Canadian Forest Service Publications
A New Simulator for the Spread of Forest Root Diseases by Individual Root Contacts. 2005. Peet, F.G.; Hunt, R.S. Forest Science 51(5): 425-437.
Issued by: Pacific Forestry Centre
Catalog ID: 25814
Availability: PDF (request by e-mail)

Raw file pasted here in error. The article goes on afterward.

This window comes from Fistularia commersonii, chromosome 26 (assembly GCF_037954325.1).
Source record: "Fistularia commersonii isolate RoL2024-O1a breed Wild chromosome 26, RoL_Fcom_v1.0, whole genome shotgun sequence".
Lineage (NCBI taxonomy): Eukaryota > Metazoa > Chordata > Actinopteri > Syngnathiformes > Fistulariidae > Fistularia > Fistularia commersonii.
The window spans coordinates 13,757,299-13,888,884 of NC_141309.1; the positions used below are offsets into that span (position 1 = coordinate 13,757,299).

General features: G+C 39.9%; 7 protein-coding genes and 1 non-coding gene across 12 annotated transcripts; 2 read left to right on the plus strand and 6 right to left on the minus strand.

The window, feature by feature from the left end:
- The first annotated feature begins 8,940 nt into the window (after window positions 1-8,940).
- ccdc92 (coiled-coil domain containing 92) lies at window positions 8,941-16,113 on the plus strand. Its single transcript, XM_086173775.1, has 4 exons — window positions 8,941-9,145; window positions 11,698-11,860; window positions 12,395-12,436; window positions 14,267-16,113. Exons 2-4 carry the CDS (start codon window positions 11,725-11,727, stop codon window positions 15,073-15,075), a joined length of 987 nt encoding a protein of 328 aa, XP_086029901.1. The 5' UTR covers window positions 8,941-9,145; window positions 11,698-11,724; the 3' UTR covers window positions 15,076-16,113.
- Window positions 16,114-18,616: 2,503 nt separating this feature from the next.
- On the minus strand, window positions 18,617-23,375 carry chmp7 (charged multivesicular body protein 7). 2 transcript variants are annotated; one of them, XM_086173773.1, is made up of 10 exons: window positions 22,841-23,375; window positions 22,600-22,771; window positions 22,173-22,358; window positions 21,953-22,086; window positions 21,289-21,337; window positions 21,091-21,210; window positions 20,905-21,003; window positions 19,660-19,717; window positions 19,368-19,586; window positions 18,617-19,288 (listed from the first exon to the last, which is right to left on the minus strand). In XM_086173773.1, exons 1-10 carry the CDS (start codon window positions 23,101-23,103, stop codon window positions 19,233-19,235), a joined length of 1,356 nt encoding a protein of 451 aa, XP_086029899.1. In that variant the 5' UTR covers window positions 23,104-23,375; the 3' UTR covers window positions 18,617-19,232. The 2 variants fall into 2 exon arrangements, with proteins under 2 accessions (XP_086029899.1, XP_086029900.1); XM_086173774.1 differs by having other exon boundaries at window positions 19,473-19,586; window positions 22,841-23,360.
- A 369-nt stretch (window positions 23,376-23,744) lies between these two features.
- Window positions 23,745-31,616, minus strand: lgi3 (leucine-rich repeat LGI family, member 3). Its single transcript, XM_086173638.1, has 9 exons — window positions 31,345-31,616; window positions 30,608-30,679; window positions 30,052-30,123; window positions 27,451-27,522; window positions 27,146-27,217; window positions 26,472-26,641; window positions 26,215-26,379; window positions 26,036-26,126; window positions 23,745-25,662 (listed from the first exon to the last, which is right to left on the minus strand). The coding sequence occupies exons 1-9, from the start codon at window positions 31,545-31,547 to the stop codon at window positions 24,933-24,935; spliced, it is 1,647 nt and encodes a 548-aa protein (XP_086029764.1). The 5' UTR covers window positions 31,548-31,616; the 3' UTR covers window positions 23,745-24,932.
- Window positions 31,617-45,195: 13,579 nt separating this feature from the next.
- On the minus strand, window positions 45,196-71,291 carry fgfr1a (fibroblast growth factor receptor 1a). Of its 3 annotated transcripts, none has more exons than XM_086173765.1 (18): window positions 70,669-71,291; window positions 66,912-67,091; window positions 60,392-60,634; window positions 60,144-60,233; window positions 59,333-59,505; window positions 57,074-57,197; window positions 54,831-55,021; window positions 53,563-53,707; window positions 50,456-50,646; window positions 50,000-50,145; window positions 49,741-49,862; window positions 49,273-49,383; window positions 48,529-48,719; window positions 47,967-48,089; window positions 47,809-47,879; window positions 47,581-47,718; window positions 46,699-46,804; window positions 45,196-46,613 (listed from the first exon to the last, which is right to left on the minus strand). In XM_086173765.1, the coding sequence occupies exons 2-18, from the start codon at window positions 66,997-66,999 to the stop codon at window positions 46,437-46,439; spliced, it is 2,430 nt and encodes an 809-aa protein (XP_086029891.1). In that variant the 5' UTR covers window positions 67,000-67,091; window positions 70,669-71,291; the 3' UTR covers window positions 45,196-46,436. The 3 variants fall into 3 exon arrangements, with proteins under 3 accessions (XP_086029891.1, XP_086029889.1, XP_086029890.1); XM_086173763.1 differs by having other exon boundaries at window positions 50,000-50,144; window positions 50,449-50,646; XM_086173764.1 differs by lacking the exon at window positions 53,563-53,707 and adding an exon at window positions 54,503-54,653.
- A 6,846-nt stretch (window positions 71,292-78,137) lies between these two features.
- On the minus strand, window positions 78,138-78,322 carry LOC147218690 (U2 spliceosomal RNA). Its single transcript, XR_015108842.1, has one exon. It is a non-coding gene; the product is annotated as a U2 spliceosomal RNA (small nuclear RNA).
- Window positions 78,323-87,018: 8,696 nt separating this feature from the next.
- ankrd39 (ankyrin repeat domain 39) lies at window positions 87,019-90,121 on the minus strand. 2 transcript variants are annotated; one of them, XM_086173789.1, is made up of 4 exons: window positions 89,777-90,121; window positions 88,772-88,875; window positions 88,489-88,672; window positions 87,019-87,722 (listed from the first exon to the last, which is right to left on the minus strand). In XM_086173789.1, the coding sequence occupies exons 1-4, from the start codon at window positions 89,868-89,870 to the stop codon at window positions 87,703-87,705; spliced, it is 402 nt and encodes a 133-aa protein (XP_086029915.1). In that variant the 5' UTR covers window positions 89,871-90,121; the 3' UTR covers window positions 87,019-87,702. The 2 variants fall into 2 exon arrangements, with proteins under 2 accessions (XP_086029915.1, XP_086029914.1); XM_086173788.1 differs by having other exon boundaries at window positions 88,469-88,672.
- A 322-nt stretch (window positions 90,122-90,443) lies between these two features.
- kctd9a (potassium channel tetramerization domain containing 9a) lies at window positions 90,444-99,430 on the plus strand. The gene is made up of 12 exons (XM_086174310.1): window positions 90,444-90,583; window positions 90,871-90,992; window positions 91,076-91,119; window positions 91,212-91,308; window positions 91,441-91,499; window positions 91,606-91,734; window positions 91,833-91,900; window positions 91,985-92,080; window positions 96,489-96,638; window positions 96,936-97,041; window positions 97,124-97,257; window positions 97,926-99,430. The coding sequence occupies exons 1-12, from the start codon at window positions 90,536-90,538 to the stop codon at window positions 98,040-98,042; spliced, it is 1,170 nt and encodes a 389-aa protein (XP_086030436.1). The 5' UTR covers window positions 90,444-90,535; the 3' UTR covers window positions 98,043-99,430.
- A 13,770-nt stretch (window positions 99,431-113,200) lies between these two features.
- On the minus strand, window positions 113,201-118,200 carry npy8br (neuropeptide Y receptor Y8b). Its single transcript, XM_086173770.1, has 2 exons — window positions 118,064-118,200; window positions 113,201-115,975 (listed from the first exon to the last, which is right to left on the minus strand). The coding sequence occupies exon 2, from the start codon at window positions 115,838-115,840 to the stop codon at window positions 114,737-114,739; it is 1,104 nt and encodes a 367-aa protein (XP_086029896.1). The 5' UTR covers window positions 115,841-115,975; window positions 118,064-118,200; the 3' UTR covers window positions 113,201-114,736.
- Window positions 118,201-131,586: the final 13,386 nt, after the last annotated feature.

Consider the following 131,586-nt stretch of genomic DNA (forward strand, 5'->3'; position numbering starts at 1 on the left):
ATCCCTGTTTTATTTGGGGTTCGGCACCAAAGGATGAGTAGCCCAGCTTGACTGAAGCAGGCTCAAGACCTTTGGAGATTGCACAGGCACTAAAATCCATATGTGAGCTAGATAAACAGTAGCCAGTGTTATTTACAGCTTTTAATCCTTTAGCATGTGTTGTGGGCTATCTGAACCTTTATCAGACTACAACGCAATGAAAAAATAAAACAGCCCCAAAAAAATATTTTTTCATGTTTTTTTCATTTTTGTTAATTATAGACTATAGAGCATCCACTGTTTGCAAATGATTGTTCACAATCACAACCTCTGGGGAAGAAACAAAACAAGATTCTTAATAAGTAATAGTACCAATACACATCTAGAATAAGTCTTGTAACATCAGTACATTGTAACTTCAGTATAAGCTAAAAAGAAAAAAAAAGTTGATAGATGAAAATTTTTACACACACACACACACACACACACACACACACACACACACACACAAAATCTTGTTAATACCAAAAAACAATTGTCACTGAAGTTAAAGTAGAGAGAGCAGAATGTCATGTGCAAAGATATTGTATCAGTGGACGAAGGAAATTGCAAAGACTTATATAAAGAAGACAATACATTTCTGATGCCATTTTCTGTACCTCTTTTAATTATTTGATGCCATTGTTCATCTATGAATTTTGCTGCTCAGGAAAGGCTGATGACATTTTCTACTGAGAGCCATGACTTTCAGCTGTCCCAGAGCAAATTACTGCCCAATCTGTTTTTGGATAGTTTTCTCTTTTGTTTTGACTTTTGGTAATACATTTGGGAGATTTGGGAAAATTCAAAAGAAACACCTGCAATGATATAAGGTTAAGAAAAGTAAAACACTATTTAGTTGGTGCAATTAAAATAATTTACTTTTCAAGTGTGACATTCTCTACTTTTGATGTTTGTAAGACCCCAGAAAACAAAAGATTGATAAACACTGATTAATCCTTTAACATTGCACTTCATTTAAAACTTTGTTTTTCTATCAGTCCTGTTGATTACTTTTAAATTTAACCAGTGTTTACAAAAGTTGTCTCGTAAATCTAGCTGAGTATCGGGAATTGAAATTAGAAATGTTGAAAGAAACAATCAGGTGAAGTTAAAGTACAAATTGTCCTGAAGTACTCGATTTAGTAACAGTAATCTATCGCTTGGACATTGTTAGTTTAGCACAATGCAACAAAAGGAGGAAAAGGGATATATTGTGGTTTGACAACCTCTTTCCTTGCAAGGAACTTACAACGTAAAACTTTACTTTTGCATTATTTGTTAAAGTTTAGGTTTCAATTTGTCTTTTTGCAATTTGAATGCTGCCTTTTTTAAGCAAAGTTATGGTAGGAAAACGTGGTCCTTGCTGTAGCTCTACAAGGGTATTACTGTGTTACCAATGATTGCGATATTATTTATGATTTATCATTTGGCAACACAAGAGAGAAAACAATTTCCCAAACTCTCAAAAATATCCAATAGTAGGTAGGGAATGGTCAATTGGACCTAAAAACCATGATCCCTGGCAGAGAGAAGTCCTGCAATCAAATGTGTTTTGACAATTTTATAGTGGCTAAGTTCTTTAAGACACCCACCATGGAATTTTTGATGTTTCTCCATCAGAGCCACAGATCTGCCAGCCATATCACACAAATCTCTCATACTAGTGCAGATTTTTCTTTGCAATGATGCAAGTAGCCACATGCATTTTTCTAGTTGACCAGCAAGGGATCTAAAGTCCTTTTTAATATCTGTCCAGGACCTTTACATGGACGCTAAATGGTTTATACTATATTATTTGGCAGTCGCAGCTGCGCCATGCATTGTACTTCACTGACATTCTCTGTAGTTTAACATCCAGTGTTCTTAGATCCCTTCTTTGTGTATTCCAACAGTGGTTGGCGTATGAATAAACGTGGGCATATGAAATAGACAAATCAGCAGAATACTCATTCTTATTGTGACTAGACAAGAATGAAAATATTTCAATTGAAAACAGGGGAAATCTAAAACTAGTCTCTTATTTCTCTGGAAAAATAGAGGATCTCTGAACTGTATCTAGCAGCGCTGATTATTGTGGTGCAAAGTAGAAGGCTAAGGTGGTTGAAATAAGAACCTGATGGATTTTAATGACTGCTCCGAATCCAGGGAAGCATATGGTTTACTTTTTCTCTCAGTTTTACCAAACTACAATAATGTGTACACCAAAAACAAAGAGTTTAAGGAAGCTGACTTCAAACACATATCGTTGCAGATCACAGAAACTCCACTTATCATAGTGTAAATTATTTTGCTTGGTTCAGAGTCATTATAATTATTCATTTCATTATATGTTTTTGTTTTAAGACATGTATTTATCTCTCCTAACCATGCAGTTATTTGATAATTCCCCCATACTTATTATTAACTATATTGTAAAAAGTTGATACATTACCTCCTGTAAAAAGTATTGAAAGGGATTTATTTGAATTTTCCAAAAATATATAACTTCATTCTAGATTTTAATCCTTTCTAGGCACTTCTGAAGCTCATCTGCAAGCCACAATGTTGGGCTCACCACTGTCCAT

A new simulator for the spread of forest root diseases, and the testing of it, is presented. It differs from earlier models in that it represents a first step to incorporate the basic processes of spread by individual root contact. It therefore has a generality that allows its use in different host–pathogen and geographic situations. It stochastically grows individual roots longitudinally outward from the stem. They are tapered, turn, and contact other roots as they grow. The simulator transfers fungus stochastically at points of contact between healthy roots and infected stump or tree roots and moves the fungus along infected tree roots stochastically. The fungus can girdle the rootcollar, move out into other roots, and eventually kill the tree. Growth of roots and fungus movement along infected roots is on an annual basis for up to 200 years. Root growth, fungus growth along roots, disease spread, and stand openings are displayed dynamically in color on the computer screen as the simulation proceeds. Estimates for numbers of infected trees and mortality are provided in tabular and graphical form. Results from the simulator were close to the field data it was tested against.